Great reads for Pride Month
By Lauren on June 15th, 2012
June is Pride Month, and cities around the country are celebrating with many different kinds of LGBTQ events. In honor of the festivities we’ve put together a great reading list of books that explore a variety of points of view on the LGBTQ experience.
The Letter Q: Queer Writers’ Notes to Their Younger Selves (May 2012) is an anthology containing 64 award-winning LGBT author and illustrators’ letters to their younger selves. This is truly a project of passion, of personal stories, and of reaching out to some of the most vulnerable youth to offer hope, encouragement, and community. Readers from all walks of life will identify with the messages of discovering who you are and who you are meant to be, and of holding out for, and fighting for, a brighter future whatever your present circumstances. The astonishing list of artists who have participated in this anthology include: Armistead Maupin (Tales of the City), Gregory Maguire (Wicked), Michael Cunningham (The Hours), Brian Selznick (The Invention of Hugo Cabret), Terrence McNally (Ragtime; The Full Monty; Love! Valour! Compassion), Paige Braddock (Jane’s World), David Levithan (Nick and Norah’s Infinite Playlist), Linda Villarosa (award-winning journalist and former executive editor of Essence magazine), the book’s publisher Arthur A. Levine, and many, many more. Best of all, proceeds from the book support The Trevor Project.
A transgender beauty queen, a plane crash, and a national beauty pageant—Beauty Queens by Libba Bray (May 2011) has it all. When the Miss Teen Dream Pageant plane goes down over the ocean, there are only a handful of pageant contestant survivors. The girls are divided—should they keep practicing their routines and wait for rescue? Or should they buckle down and try to survive in the tropical jungle they’ve been dropped down in? And what will they do when a band of sexy pirates show up? Or when they find the secret headquarters of The Corporation—sponsor of The Miss Teen Dream Pageant? And what exactly will happen now that they are separated from everything they’ve ever known including eyeliner, high heels, and parents with high expectations? Not to mention the lack of food and water. Libba Bray takes readers on an adventure that will make you laugh, make you think, and make sure you never see beauty the same way again. (13 and up).
What happens when a brother and sister fall in love with the same boy… who may or may not be a vampire? Gemini Bites (March 2011) is a twisexual love story that puts a seductive, hilarious twist on the vampire genre. Judy and Kyle Renneker are sixteen-year-old fraternal twins in a rambling family of nine. They have a prickly history with each other and are constantly in fierce competition. Kyle has recently come out of the closet to his family and feels he might never know what it’s like to date a guy. Judy is pretending to be born-again on order to land a boyfriend who heads his own bible study. When their parents announce that the family is going to take in a fellow student for a month, both Kyle and Judy can’t help but sit up and take notice. Garret Johnson just moved to town a year ago, is a mysterious goth loner…and he claims to be a vampire. He’s not an easy person to get to know, but the twins find him both strange and alluring. (13 and up)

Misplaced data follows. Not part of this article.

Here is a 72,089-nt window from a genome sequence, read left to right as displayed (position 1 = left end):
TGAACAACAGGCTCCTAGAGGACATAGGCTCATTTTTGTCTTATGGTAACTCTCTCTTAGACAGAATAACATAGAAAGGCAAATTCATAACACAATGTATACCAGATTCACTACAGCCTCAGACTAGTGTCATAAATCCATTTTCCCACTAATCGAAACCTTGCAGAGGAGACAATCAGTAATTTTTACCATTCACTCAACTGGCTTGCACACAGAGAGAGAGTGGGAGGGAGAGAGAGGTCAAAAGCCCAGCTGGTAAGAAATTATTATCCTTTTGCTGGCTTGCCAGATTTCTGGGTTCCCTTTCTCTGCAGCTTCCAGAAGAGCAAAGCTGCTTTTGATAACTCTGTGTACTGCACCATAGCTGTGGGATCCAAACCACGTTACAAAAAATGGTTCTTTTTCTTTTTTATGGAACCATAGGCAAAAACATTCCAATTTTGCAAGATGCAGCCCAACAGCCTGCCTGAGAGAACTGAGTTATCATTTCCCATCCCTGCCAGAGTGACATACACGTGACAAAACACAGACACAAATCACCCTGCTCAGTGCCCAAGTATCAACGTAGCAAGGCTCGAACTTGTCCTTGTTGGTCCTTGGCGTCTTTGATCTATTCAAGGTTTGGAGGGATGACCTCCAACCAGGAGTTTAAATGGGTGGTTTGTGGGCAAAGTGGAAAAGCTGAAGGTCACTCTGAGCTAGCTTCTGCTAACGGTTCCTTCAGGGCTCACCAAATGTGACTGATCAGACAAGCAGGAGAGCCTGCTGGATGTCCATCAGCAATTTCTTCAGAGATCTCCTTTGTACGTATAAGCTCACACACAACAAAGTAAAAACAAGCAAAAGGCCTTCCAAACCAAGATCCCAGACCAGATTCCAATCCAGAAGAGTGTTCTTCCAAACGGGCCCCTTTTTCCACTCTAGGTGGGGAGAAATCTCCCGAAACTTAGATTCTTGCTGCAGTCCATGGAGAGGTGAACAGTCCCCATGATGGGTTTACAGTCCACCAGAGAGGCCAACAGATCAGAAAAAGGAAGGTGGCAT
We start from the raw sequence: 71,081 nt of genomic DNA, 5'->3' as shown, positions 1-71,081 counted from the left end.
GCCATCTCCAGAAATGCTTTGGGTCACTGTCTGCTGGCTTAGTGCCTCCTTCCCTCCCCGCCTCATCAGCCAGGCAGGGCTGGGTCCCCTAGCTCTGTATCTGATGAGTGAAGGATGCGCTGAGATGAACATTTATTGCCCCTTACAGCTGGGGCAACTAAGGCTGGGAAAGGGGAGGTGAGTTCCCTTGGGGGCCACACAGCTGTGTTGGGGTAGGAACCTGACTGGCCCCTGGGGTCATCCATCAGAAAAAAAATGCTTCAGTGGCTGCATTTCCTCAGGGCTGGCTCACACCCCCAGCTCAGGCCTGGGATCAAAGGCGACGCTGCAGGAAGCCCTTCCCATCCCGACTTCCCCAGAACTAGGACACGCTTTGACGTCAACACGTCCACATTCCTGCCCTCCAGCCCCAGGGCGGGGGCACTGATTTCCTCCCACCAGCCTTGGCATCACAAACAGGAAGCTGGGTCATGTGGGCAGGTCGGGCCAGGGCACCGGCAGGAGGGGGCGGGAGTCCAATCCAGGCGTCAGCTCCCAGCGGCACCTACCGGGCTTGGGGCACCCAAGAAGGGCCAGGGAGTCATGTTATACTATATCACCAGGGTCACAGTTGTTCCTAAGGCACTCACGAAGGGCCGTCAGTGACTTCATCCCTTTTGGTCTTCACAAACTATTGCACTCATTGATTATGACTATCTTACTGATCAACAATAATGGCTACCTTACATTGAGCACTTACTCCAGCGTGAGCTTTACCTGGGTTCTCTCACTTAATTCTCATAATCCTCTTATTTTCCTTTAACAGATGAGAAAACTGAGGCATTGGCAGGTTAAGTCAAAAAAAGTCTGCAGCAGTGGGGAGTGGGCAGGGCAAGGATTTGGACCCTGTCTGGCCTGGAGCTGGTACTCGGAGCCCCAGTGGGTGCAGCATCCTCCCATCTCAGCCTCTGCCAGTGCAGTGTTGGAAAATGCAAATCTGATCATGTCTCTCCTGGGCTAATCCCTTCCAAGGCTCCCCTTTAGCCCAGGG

Twelve Long Months by Brian Molloy is a smart and funny novel about boys who love boys…and the girls who love them. Molly Swain is hopelessly in love. Mark is mysterious, smart, attractive, artistic…basically, the only interesting thing in their small Minnesota town. She wonders if they’ll ever be more than lab partners, until she discovers that they both have plans to move to New York after graduation. Perfect! Right? Wrong. Mark has been keeping a secret in Minnesota and Molly discovers the truth in New York. She’s not Mark’s type. She’s not even the right gender. If only falling out of love with him was as simple. (15 and up)
Absolutely, Positively Not by David LaRochelle is a riotously funny novel for anyone who’s ever gone to the limit to try and fit in. Steven’s a 16-year-old boy with two obsessions: sex and getting his driving license. The problem is, Steven’s not thinking girls when he’s thinking sex. Could he be — don’t say it — gay? Steven sets out to get in touch with his inner he-man with Healthy Heterosexual Strategies such as “Start Hanging Out with the Guys,” and “Begin Intensive Dating.” But are Steven’s tactics going to straighten him out, or leave him all twisted up? Absolutely hilarious. Positively sidesplitting.
How are you celebrating Pride Month? Let us know in the comments!
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